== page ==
IES is Sweden’s no. 1 schools group, and Breckland was their flagship British school. They already worked out that things were not going right, so they dealt with it in the Swedish way. They sent over their chief operating officer, a Lancastrian ex-head teacher named John Fyles, to take over and recruit a new head teacher. Other staff changes were made. But midway through all this, a week before the new head teacher was about to start, Ofsted inspectors arrived. They had got wind that there was trouble, and in their 36-hour inspection found a school that was, to put it politely, in transition. With so many temporary staff, and a temporary head teacher, IES Breckland will have been a pretty depressing sight. The Ofsted report will be a snapshot of chaos in this transition period, rather than a snapshot of what it’s like now under the new head teacher. But one damning Ofsted report may well be enough to put IES’s British expansion plans on ice.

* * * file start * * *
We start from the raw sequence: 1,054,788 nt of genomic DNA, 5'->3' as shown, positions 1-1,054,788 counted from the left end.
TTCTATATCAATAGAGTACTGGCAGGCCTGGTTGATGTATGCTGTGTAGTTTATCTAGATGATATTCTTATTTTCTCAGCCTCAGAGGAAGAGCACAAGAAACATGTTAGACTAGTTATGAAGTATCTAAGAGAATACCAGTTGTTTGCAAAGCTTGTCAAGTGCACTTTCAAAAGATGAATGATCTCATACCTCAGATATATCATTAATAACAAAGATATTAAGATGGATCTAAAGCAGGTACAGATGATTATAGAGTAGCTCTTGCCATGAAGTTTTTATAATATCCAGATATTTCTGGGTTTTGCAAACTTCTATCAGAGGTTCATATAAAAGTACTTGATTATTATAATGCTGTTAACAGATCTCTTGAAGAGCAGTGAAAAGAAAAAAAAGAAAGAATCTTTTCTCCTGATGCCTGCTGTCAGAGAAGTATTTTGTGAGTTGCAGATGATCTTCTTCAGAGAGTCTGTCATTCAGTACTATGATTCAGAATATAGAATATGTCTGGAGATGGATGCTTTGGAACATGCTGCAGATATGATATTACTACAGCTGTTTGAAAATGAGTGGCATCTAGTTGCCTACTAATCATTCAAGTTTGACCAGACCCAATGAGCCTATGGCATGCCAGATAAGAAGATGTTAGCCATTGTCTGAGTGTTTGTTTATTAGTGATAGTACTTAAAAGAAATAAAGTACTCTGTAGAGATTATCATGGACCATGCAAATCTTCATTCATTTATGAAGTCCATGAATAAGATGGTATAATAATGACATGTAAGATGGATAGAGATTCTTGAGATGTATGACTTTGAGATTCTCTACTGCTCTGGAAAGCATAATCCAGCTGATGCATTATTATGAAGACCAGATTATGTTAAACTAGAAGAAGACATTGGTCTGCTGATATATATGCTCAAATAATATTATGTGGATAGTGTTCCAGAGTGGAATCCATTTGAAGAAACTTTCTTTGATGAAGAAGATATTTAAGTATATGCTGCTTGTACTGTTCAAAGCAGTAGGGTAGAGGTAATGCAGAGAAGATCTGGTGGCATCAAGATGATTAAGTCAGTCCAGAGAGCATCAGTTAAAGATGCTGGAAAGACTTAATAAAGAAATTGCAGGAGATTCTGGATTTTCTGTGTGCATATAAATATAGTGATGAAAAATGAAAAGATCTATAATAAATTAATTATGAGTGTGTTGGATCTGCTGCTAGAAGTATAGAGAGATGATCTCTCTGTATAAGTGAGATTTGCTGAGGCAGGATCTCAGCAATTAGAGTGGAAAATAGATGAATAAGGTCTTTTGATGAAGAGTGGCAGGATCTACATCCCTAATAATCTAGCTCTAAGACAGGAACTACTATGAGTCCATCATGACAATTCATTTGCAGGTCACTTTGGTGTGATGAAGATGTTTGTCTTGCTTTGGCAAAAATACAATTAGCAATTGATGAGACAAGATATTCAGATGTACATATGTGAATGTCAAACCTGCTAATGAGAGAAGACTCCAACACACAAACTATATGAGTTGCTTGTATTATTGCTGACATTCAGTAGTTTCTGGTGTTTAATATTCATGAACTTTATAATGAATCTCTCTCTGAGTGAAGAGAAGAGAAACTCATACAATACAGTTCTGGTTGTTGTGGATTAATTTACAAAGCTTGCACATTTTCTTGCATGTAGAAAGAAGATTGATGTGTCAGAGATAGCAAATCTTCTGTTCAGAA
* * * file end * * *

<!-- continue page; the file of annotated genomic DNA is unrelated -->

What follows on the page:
I visited to IES Breckland soon after it opened, shown around by a beaming Matthew Hancock, the skills minister. He’s the local MP and it was his idea for parents to open a free school. Breckland Middle School had been earmarked for closure by Suffolk County Council, as part of some bureaucratic reorganization. Parents protested, but Hancock told them they could do better. Under Gove’s system, parents simply cannot be pushed about by the council anymore. If the council doesn’t want to run a school, the parents have the power to find someone who will. The parents held a beauty parade, and IES won. The snag: IES is a profit-seeking school, and the government is technically against them. Nick Clegg went bananas, and said he’d veto any more profitmaking schools.